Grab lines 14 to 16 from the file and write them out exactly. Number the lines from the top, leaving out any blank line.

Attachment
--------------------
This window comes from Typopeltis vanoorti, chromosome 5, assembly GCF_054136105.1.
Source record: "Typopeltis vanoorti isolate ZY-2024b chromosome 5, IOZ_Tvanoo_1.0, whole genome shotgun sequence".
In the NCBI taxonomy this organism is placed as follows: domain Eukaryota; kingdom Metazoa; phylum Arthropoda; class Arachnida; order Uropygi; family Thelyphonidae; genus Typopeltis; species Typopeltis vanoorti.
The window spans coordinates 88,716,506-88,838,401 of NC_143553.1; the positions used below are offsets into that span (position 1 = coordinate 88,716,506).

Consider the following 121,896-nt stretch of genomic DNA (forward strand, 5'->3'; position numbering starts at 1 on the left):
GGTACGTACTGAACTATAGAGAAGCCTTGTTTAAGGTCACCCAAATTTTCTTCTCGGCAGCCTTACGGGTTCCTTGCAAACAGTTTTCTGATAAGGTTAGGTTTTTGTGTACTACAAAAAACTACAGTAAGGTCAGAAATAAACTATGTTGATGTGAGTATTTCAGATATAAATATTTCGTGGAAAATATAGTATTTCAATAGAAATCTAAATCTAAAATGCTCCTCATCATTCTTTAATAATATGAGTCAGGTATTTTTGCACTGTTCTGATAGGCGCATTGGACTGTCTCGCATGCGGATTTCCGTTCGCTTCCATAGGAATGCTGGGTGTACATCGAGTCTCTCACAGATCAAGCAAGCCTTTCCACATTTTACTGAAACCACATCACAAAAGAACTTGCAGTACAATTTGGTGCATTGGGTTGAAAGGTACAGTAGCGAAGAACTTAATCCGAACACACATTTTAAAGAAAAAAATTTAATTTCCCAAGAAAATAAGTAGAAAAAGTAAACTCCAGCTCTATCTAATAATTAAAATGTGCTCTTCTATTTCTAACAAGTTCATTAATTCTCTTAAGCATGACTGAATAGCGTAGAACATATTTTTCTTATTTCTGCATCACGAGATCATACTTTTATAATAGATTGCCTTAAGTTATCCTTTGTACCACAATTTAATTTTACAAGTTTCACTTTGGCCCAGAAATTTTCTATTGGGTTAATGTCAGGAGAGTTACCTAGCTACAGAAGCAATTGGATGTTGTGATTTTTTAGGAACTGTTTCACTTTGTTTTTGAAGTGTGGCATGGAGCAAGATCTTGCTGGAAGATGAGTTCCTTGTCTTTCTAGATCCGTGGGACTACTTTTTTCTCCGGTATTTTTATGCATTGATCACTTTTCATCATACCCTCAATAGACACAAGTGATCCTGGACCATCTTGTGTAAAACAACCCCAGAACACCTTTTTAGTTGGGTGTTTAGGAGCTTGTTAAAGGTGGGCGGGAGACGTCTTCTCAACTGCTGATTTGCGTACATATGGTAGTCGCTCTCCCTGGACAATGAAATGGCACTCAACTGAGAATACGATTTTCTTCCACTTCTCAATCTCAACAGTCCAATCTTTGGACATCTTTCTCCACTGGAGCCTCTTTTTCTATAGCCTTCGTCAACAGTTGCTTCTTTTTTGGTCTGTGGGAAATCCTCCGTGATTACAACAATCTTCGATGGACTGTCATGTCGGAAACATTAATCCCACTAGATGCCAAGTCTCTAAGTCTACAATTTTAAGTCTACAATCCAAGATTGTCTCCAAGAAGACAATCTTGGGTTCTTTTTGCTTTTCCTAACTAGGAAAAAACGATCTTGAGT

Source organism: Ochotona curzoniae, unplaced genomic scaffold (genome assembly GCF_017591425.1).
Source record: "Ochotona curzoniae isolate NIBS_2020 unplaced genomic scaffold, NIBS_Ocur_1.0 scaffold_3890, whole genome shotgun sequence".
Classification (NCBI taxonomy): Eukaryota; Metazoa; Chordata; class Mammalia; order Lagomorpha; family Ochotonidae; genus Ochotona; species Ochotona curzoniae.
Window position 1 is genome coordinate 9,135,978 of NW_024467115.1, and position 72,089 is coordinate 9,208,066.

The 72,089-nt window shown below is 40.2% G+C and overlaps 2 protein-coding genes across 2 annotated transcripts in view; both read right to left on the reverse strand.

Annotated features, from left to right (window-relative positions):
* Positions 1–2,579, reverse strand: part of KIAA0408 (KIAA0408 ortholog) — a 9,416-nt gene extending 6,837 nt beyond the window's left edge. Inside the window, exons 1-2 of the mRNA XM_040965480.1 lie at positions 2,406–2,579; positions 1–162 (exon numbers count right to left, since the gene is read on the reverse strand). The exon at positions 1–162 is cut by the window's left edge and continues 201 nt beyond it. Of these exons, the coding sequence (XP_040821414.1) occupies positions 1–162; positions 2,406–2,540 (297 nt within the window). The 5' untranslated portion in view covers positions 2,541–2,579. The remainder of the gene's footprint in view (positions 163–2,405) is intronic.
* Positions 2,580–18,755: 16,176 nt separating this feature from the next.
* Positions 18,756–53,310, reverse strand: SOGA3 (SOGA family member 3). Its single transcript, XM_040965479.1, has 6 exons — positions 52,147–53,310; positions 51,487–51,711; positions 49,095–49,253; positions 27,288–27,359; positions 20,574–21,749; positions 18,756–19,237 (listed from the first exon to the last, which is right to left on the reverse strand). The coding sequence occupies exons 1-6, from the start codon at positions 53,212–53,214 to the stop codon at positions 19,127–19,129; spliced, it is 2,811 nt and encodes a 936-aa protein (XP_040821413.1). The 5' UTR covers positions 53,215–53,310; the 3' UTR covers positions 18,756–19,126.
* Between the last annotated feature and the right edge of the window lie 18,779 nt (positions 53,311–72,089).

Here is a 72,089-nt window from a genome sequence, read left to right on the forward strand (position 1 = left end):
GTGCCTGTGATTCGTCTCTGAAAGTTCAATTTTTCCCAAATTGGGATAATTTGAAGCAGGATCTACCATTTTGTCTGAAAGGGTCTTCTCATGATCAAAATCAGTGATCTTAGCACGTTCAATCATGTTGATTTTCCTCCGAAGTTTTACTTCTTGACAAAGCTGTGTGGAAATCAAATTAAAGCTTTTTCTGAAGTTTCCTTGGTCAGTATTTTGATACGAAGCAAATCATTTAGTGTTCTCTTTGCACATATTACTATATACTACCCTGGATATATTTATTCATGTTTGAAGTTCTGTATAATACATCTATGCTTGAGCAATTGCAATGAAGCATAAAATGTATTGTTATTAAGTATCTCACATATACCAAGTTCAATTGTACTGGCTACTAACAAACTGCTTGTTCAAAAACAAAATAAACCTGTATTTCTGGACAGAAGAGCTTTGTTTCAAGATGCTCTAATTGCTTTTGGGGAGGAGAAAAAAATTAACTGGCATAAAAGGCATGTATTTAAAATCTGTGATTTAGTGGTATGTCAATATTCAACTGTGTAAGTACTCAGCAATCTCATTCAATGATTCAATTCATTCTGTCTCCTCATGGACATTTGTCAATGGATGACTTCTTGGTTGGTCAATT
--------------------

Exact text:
* Positions 2,580–18,755: 16,176 nt separating this feature from the next.
* Positions 18,756–53,310, reverse strand: SOGA3 (SOGA family member 3). Its single transcript, XM_040965479.1, has 6 exons — positions 52,147–53,310; positions 51,487–51,711; positions 49,095–49,253; positions 27,288–27,359; positions 20,574–21,749; positions 18,756–19,237 (listed from the first exon to the last, which is right to left on the reverse strand). The coding sequence occupies exons 1-6, from the start codon at positions 53,212–53,214 to the stop codon at positions 19,127–19,129; spliced, it is 2,811 nt and encodes a 936-aa protein (XP_040821413.1). The 5' UTR covers positions 53,215–53,310; the 3' UTR covers positions 18,756–19,126.
* Between the last annotated feature and the right edge of the window lie 18,779 nt (positions 53,311–72,089).